GOLE: the way to map business processes and translate them into software

by | 28 Mar 2022

GOLE: from process model to software

GOLE is a fully graphical modeling language with which an associated IT implementation can be generated fully automatically. From GOLE, a complete process model can be directly translated into error-free blockchain code using the OLE compiler. The result is an exact technical reflection of the GOLE model in the form of a workflow software solution. In addition, it is a very user-friendly way to display processes in a clear and complete way. This blog provides more information about GOLE and how it compares to other modeling languages.

The world of process modeling

In a previous blog we discussed the importance of a good modeling language for business processes. We want to record in such a language how the process starts (the initial state), and when there will ultimately be both a successful and unsuccessful end of the process (an end state of the process). Between the initial and final state of a process, there is a sequence of steps to be followed, including decision moments, in which a choice must be made in the next path of the process to be followed.

There are many process modeling languages. For example, there is a whole range of process languages from the UML family, but there is also a de facto standard language for modeling business processes, called BPMN (Business Process Modeling and Notation). BPMN was developed by the authoritative body OMG (Object Management Group). BPMN has made a major contribution that one should not only think in terms of sequences of steps, but also think in terms of a responsible party for each step to be performed in the process. In BPMN we know so-called swimlanes: a swimlane is named after the party that has to perform a step, and each step ends up in exactly one swimlane. For example, you can distinguish the following swimlanes: the buyer, the producer, the transporter and the customer. Swimlanes gave the opportunity to think in a more structured way about the design of processes.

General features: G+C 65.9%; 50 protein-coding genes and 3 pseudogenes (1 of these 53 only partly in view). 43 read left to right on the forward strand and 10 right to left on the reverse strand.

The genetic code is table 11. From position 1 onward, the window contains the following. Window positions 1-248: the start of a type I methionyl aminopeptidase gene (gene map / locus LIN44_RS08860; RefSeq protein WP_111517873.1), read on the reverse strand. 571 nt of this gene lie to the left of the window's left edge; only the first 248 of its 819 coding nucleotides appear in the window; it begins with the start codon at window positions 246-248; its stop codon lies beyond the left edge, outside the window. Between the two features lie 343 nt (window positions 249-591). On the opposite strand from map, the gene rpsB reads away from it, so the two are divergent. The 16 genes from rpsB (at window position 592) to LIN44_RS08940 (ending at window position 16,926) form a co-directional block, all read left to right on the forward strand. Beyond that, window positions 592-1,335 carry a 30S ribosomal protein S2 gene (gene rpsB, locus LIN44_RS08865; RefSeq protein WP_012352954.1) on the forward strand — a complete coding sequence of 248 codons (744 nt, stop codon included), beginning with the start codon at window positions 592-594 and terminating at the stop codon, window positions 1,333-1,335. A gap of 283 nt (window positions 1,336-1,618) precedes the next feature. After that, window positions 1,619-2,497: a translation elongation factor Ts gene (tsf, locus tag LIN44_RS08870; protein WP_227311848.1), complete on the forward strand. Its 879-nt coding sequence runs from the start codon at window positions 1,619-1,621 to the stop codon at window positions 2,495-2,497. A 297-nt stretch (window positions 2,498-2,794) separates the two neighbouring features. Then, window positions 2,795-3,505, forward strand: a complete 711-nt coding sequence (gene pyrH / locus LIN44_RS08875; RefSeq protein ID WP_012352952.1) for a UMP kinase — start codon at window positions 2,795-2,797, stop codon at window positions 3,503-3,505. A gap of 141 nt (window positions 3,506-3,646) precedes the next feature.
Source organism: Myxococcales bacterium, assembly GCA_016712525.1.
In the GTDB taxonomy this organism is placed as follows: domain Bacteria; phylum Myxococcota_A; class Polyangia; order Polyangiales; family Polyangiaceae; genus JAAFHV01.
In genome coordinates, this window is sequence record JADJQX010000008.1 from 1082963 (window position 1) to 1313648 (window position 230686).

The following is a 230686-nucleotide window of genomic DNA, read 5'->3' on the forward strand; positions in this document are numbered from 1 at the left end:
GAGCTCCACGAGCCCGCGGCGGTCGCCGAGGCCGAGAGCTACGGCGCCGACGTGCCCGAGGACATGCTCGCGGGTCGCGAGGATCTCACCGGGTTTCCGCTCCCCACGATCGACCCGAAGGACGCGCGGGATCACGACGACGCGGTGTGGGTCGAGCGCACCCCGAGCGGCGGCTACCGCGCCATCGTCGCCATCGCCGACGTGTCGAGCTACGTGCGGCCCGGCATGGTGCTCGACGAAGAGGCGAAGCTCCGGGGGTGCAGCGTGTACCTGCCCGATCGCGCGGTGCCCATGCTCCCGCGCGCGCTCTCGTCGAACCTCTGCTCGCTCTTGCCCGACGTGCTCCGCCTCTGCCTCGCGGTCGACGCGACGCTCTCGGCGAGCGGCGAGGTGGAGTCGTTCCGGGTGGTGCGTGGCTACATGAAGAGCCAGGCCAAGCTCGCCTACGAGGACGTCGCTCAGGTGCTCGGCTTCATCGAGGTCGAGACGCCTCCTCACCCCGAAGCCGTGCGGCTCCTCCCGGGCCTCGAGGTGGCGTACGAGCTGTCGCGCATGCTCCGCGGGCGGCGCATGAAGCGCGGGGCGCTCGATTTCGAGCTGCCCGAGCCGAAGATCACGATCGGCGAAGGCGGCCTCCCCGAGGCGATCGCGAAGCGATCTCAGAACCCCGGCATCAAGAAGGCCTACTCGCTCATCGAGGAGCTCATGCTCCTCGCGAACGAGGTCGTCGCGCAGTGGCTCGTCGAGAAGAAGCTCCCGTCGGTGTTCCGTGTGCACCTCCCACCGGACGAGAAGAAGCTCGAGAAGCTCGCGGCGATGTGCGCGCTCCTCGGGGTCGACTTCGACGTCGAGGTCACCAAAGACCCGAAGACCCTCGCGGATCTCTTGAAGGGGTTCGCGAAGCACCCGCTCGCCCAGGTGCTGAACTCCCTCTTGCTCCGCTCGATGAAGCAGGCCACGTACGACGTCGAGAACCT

However, BPMN also has certain shortcomings. As long as the process to be modeled is small, BPMN models are fine to read, but as the process gets bigger (more swimlanes, more steps) the model becomes less legible due to an unavoidable tangle of connecting lines between one step and a next step when those steps are in other swimlanes. In short, BPMN does not scale up to size. Another shortcoming of BPMN is the data: BPMN limits itself purely to describing process flow, and does next to nothing when it comes to describing data flowing through the process. You cannot describe business logic in BPMN either. Business logic tells you how – per step in the process – data enters a step as input, and is subsequently processed via business rules to output that step. In short, BPMN tells you nothing about the internal processing of data within a step of the process. These shortcomings clearly show that BPMN is incomplete in describing a business process.

GOLE : the step to a clear and complete process model

Simple GOLE process model
Simple example of a GOLE process model

GOLE is a language developed to address the shortcomings of BPMN as a process modeling language. For example, GOLE has no swimlanes, but instead each step is linked separately to a so-called roller. So a step in GOLE is always a pair: the step along with a role responsible for performing the step. In this way you avoid the tangle of crossing connecting lines between steps, which is typical in BPMN. GOLE also has a data component: data flows through a process, and in GOLE you can model very precisely what the structure of that data looks like. GOLE also has a precise modeling of the business logic used within a process step. At each process step in GOLE you can see which data is entered in that step, and which business rules are then used to process that data into output data. In short, GOLE provides a complete picture of process flow, data and business logic. GOLE also offers the option of automatically generating an associated IT implementation from a GOLE process model. In short, GOLE provides a fully model-driven approach for IT implementations of business processes.

In a next blog , we will go deeper into the way in which people deal with data and business logic within GOLE.

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